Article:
After ‘Infinity War’, Space-Pirate Thor is Officially the Best Avenger
The god of thunder has come a long way (Spoilers)
Spoiler alert: Marvel’s Avengers: Infinity War had a lot of superheroes. Almost every hero from the 18 previous Marvel movies teamed up for the battle against Thanos and his weird chin. This offered an embarrassment of onscreen riches, and nearly every one of the heroes, from Spider-Man and Star-Lord to Okoye and The Hulk (sort of) got their solo, oh-shit! moment of badassery. But when the dust cleared, one hero clearly stands head and burly shoulders above the rest to become the best character: Thor. The Asgardian god of thunder fulfilled his destiny to become a selfless space pirate and establish himself as the strongest, funniest, and greatest Avenger in the Marvel Cinematic Universe.
Thor starts out in a pretty dark place in Infinity War. He gets his ass kicked by Thanos, witnesses some pretty shocking deaths, and is marooned in space. But, from the moment he is scooped up by the Guardians of the Galaxy, he’s all charm and bicep-flexing. He casually recruits the Peter Quill and crew with pure charisma and then heads to Nidavellir with Groot and Rocket to get Peter Dinklage’s help channeling the power of a literal star (the gate of which he opened using his biceps) to create, Stormbreaker, an enchanted battle axe that is essentially the Avengers’ only shot at stopping Thanos from wiping out half the earth’s population.
And it turns out everyone’s favorite swaggering Norse god was only getting started. He shows up during the Avengers’ last stand in Wakanda to destroy most of the oncoming monsters and do what the rest of his super buddies couldn’t: Prove Thanos isn’t unbeatable. While Thor isn’t quite able to down Thanos — he should have aimed for the head — it seems logical that if any of the remaining Avengers are going to kill the Titan in the next film, it’s going to be the king of Asgard.
But there’s a lot more that’s propelled Thor to the top of his super-powered class. Ragnarok made it clear that Thor had low-key become the funniest character in the Marvel Cinematic Universe and he continued to use his matter-of-fact optimism and adorable ignorance to get bigger laughs than Stark, Star-Lord, and Spider-Man combined. Thor’s casual banter and enthusiasm is so juxtaposed with the grim tone of the movie that it feels borderline absurd. But it works.
His biggest laughs come from his odd-couple partnership with Rocket, the cynical, fast-talking, gun-toting Raccoon. Their back and forth results in several of the movies biggest laugh-out-loud moments, including Thor innocently assuming that Rocket is a rabbit. Hopefully, these two stick together in the Infinity War sequel to provide some much needed comic relief as the remaining Avengers try to find a way to get half the population to reappear, including Rocket’s best buddy Groot. And when, alongside the Guardians, he declares himself a space-pirate it just works. Space-pirate Thor!? Hell yeah.
Thor, of course, more than quips and comedic timing. He’s strong enough to survive the power of a dying star and survive floating in space for what seems to have been a long time. He also had some of the most sympathetic character moments in Infinity War. He watched his brother and best friend die at the massive hands of Thanos and worked hard to befriend the new characters he met.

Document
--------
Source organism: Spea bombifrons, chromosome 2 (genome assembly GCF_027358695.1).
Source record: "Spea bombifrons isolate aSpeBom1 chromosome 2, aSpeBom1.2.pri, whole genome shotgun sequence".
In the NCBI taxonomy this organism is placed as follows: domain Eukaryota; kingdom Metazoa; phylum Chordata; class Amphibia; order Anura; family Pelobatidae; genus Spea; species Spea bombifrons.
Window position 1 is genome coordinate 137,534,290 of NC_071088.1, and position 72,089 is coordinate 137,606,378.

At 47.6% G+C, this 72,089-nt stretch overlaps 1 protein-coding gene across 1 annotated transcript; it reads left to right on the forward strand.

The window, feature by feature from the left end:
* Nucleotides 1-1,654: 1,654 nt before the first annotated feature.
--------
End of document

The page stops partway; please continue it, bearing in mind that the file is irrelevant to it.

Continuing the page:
Thor’s interactions with the Guardians were among the most human and grounded scenes in the entire film, as he managed to connect with Rocket over using pain and loss as a motivator while sympathizing with Gamora over the complicated feelings that come with having less-than perfect family members. Thor even managed to connect with Groot because he revealed can speak Groot’s language because of course he can.
Thor’s supernatural ability to be charming and decent in every conceivable way may seem obvious but anyone familiar with the character knows that he had a long and difficult path to reach this point. In the original Thor film, the god of thunder is banished to earth by Odin for being as, as Odin says, a “vain, greedy, cruel boy.”
It was a harsh assessment but not an unfair one, as the Thor we first met was charming and powerful but arrogant and devoid of empathy and selflessness required to be considered a true hero. And so Thor is forced to do a lot of soul-searching during his time on our planet and by the end of the film, he has matured enough to wield his mighty hammer and return to Asgard.
But his journey to be the best version of himself was only beginning. Unlike many of the other members of the Avengers, Thor refused to be complacent and remain the same from film to film. Instead, over the course of Thor’s time in the MCU, he continued to allow his experiences to shape him and forced himself to look inward to discover what he needed to change in order to live up to his otherworldly reputation. His character arc may be more subtle than Iron Man or Captain America but that only makes his triumphant presence in Infinity War that much more satisfying. Looking back, who knew how much fun Thor would become? His leveling-up feels authentic.
The next Avengers film is gearing up to be a “one last mission” for the original super crew and while Thor was once little more than a hunky afterthought in the grand scheme of the MCU, he’s the best of the bunch. So while Iron Man and Captain America continue to fight over who’s really in charge and Bruce Banner tries to get his groove back, Thor will casually drop jokes and bad guys while bonding with, well, everyone. Long live Space-Pirate Thor.
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